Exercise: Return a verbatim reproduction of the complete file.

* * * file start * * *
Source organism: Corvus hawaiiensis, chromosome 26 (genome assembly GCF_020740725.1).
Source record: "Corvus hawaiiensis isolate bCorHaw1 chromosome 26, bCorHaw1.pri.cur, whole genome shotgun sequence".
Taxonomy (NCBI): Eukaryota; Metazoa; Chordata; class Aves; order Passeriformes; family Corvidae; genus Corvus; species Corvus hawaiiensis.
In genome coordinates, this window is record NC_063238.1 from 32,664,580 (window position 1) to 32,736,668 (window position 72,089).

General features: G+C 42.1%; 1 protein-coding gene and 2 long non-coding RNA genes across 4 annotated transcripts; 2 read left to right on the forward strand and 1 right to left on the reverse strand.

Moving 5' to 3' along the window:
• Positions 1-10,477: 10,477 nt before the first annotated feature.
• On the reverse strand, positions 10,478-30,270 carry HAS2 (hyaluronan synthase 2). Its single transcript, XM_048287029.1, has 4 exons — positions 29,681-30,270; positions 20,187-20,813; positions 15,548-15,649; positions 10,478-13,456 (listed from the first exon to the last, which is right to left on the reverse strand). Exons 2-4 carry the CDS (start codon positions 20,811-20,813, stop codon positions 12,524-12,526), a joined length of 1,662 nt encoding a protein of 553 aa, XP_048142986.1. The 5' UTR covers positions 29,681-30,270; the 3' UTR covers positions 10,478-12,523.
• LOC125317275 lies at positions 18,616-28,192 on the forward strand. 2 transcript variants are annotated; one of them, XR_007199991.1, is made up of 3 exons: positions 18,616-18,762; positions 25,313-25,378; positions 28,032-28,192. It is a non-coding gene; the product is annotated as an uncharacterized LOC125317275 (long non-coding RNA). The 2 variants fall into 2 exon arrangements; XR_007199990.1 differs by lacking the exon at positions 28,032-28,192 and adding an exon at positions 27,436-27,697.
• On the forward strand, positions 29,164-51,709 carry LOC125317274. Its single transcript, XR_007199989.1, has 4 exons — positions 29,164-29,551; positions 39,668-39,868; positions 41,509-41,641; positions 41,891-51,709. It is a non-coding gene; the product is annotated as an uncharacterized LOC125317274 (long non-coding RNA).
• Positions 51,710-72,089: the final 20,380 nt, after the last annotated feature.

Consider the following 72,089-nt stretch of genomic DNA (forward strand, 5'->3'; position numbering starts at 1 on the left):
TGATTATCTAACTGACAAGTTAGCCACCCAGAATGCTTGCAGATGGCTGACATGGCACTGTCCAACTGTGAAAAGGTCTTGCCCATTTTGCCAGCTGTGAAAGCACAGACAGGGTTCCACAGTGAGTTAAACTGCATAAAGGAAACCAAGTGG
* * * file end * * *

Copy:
Source organism: Corvus hawaiiensis, chromosome 26 (genome assembly GCF_020740725.1).
Source record: "Corvus hawaiiensis isolate bCorHaw1 chromosome 26, bCorHaw1.pri.cur, whole genome shotgun sequence".
Taxonomy (NCBI): Eukaryota; Metazoa; Chordata; class Aves; order Passeriformes; family Corvidae; genus Corvus; species Corvus hawaiiensis.
In genome coordinates, this window is record NC_063238.1 from 32,664,580 (window position 1) to 32,736,668 (window position 72,089).

General features: G+C 42.1%; 1 protein-coding gene and 2 long non-coding RNA genes across 4 annotated transcripts; 2 read left to right on the forward strand and 1 right to left on the reverse strand.

Moving 5' to 3' along the window:
• Positions 1-10,477: 10,477 nt before the first annotated feature.
• On the reverse strand, positions 10,478-30,270 carry HAS2 (hyaluronan synthase 2). Its single transcript, XM_048287029.1, has 4 exons — positions 29,681-30,270; positions 20,187-20,813; positions 15,548-15,649; positions 10,478-13,456 (listed from the first exon to the last, which is right to left on the reverse strand). Exons 2-4 carry the CDS (start codon positions 20,811-20,813, stop codon positions 12,524-12,526), a joined length of 1,662 nt encoding a protein of 553 aa, XP_048142986.1. The 5' UTR covers positions 29,681-30,270; the 3' UTR covers positions 10,478-12,523.
• LOC125317275 lies at positions 18,616-28,192 on the forward strand. 2 transcript variants are annotated; one of them, XR_007199991.1, is made up of 3 exons: positions 18,616-18,762; positions 25,313-25,378; positions 28,032-28,192. It is a non-coding gene; the product is annotated as an uncharacterized LOC125317275 (long non-coding RNA). The 2 variants fall into 2 exon arrangements; XR_007199990.1 differs by lacking the exon at positions 28,032-28,192 and adding an exon at positions 27,436-27,697.
• On the forward strand, positions 29,164-51,709 carry LOC125317274. Its single transcript, XR_007199989.1, has 4 exons — positions 29,164-29,551; positions 39,668-39,868; positions 41,509-41,641; positions 41,891-51,709. It is a non-coding gene; the product is annotated as an uncharacterized LOC125317274 (long non-coding RNA).
• Positions 51,710-72,089: the final 20,380 nt, after the last annotated feature.

Consider the following 72,089-nt stretch of genomic DNA (forward strand, 5'->3'; position numbering starts at 1 on the left):
TGATTATCTAACTGACAAGTTAGCCACCCAGAATGCTTGCAGATGGCTGACATGGCACTGTCCAACTGTGAAAAGGTCTTGCCCATTTTGCCAGCTGTGAAAGCACAGACAGGGTTCCACAGTGAGTTAAACTGCATAAAGGAAACCAAGTGG